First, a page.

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Has anyone canceled their BS contract after the June 15th date?


Replies to: Has anyone canceled their BS contract after the June 15th date?

  • PeriwinklePeriwinkle Registered User Posts: 3,505 Senior Member
    It may not matter if there were applicants on the wait list. Here's an article from 2008, covering a similar situation: http://www.nytimes.com/2008/05/23/nyregion/23bigcity.html. Those parents knew in June that their daughter would not attend. A popular private school in New York City would be able to fill the spot from the waitlist.

    A good lawyer would try to keep his clients out of court. No plaintiff "wins" in a suit of that nature. Some lawyers seem to tell parents that schools don't want negative publicity, but a school is better able to weather negative publicity than a teenager. In my opinion, neither Tatum Bass nor Blair Hornstine were done any favors when their parents chose to sue. The daughter's name, and any unflattering testimony, would be a matter of public record. College admissions officers do use Google these days--and they're more likely to check up on applicants after Harvard's recent embarrassment.
  • pulsarpulsar - Posts: 1,266 Senior Member
    I think you are thinking that the OP is trying to reneg on a contract. Far from it. People can have extenuating circumstances like job transfer, illness etc. Any one can get cold feet any time and you need to take into account the circumstance. These things happen on altars too as you know.
  • nemomnemom Registered User Posts: 1,607 Senior Member
    The OP IS trying to reneg on a contract.
  • Princess'DadPrincess'Dad Registered User Posts: 1,123 Senior Member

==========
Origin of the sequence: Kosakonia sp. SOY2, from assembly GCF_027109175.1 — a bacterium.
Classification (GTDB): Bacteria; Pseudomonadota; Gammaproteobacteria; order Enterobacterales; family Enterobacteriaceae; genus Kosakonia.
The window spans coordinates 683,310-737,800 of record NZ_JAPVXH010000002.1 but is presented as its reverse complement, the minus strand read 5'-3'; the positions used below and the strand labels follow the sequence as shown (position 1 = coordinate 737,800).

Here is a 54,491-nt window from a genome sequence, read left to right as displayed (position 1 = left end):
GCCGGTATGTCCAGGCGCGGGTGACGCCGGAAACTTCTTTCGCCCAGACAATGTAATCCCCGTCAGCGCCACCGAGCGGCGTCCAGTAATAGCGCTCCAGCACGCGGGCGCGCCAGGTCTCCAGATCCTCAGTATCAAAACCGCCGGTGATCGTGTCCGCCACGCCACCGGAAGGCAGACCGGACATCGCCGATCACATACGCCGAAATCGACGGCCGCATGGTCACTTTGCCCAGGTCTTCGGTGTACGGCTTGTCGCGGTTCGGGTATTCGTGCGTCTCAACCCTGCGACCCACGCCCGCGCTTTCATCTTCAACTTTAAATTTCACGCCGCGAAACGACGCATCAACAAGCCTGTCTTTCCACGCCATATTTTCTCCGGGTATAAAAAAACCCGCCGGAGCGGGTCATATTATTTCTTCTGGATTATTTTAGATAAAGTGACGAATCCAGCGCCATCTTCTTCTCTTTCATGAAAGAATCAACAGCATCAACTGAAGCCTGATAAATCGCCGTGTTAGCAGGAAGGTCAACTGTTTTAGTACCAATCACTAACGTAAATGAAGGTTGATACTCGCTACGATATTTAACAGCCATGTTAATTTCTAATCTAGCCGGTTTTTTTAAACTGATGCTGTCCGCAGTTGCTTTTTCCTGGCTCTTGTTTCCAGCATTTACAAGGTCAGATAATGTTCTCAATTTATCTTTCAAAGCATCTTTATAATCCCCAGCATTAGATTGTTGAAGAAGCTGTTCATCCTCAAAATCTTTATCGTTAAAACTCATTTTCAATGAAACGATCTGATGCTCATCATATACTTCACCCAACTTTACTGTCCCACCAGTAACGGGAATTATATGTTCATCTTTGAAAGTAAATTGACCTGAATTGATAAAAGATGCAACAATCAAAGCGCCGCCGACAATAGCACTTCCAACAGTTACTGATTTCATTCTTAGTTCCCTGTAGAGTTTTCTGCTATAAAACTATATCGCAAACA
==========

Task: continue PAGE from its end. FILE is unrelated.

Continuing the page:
It is my understanding from reading here in past years that most schools do not enforce the contract. Bad PR and Expensive. That may have changed in more recent years. Just what has been reported here. As noted, one can always find changes in the school from certain teachers leaving to classes no longer being offered.

    As per the President's note on NY, without commenting on the right or wrong of the above from an ethics issue.
  • urbanflopurbanflop Registered User Posts: 1,682 Senior Member
    The correct word is renege. Sorry, not trying to be the grammer police; I learned that word just a little while ago...
  • pulsarpulsar - Posts: 1,266 Senior Member
    It's grammar, not grammer.
  • ExieMITAlumExieMITAlum . Posts: 2,367 Senior Member

    I read that article. Not sure why - if they loved the private school and had to pay out the contract, they just didn't go through with the first year. Or ask the school to convert it to a donation so it could be a tax write off.

    In the OP's case - they are existing parents so there should have been no surprises. It's cancelling a contract. If the reverse were true and the school revoked an admissions offer for an arbitrary reason, wouldn't they be suing to maintain "that" contract?

    I think this is just a case where there should have been better communication between the parent and child. A friend of mine informed me that when her daughter graduates from an IVY, she cried and finally revealed that she hated the entire four years but kept her mouth shut because she wanted to please her parents. The mom cried and confessed she hated the school too but kept her mouth shut because she thought her daughter loved it. (true story).

    But that's not the school's fault. It's an expensive lesson to learn.
  • nemomnemom Registered User Posts: 1,607 Senior Member
    I do stand corrected. It is renege. It's one of the unfortunate words which looks as awkward when spelled correctly as when misspelled, I must say. I could point out that pulsar also probably meant "at altars" or "before altars", presuming that the reference is to marriage. On altars, to me, at least, suggests a sacrifice.
  • urbanflopurbanflop Registered User Posts: 1,682 Senior Member
    @Pulsar: I can't believed I misspelled a word when I was correcting you. I stand corrected..it's grammar.
    They don't teach spelling at Exeter do they? *checks to see if anything is misspelled*
  • pulsarpulsar - Posts: 1,266 Senior Member
    "I can't believe I misspelled", not "I can't believed I misspelled". Grammar this time, not spelling. :D
  • siliconvalleymomsiliconvalleymom Registered User Posts: 4,461 Senior Member
    If you have to pay anyway, then maybe she should go back for a second year and see if the experience is better. She'll still have a public school spot if she wants it later in the year.
    The phrasing of the question made this seem like a sudden decision by the daughter. Are there other issues that have popped up this summer, like a hometown boyfriend?
This discussion has been closed.